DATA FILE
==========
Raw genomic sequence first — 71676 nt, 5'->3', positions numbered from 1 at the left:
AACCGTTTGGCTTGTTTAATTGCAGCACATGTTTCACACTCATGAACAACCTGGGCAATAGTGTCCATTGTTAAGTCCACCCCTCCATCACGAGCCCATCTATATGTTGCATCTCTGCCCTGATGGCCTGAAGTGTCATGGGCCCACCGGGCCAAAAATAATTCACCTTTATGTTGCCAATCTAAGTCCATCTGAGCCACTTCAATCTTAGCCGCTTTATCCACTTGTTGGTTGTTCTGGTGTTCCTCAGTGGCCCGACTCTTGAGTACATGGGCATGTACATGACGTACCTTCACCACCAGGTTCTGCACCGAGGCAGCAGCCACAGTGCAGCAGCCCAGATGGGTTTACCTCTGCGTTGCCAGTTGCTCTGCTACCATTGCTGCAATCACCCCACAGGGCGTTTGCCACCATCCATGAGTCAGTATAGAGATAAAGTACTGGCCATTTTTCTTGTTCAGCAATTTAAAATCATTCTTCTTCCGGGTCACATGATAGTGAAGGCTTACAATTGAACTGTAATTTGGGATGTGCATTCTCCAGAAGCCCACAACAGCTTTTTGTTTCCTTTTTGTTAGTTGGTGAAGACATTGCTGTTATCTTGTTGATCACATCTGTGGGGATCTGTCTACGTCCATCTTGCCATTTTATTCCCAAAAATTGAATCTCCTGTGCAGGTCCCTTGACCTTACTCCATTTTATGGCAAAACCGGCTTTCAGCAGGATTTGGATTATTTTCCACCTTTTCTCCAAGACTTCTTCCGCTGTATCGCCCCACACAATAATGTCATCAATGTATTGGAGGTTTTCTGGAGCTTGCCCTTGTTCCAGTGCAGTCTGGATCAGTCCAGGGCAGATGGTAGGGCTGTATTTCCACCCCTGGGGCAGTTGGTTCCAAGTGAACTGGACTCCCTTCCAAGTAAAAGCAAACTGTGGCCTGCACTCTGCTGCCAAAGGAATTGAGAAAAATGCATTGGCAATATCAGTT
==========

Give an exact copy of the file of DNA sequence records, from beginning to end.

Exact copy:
Raw genomic sequence first — 71676 nt, 5'->3', positions numbered from 1 at the left:
AACCGTTTGGCTTGTTTAATTGCAGCACATGTTTCACACTCATGAACAACCTGGGCAATAGTGTCCATTGTTAAGTCCACCCCTCCATCACGAGCCCATCTATATGTTGCATCTCTGCCCTGATGGCCTGAAGTGTCATGGGCCCACCGGGCCAAAAATAATTCACCTTTATGTTGCCAATCTAAGTCCATCTGAGCCACTTCAATCTTAGCCGCTTTATCCACTTGTTGGTTGTTCTGGTGTTCCTCAGTGGCCCGACTCTTGAGTACATGGGCATGTACATGACGTACCTTCACCACCAGGTTCTGCACCGAGGCAGCAGCCACAGTGCAGCAGCCCAGATGGGTTTACCTCTGCGTTGCCAGTTGCTCTGCTACCATTGCTGCAATCACCCCACAGGGCGTTTGCCACCATCCATGAGTCAGTATAGAGATAAAGTACTGGCCATTTTTCTTGTTCAGCAATTTAAAATCATTCTTCTTCCGGGTCACATGATAGTGAAGGCTTACAATTGAACTGTAATTTGGGATGTGCATTCTCCAGAAGCCCACAACAGCTTTTTGTTTCCTTTTTGTTAGTTGGTGAAGACATTGCTGTTATCTTGTTGATCACATCTGTGGGGATCTGTCTACGTCCATCTTGCCATTTTATTCCCAAAAATTGAATCTCCTGTGCAGGTCCCTTGACCTTACTCCATTTTATGGCAAAACCGGCTTTCAGCAGGATTTGGATTATTTTCCACCTTTTCTCCAAGACTTCTTCCGCTGTATCGCCCCACACAATAATGTCATCAATGTATTGGAGGTTTTCTGGAGCTTGCCCTTGTTCCAGTGCAGTCTGGATCAGTCCAGGGCAGATGGTAGGGCTGTATTTCCACCCCTGGGGCAGTTGGTTCCAAGTGAACTGGACTCCCTTCCAAGTAAAAGCAAACTGTGGCCTGCACTCTGCTGCCAAAGGAATTGAGAAAAATGCATTGGCAATATCAGTT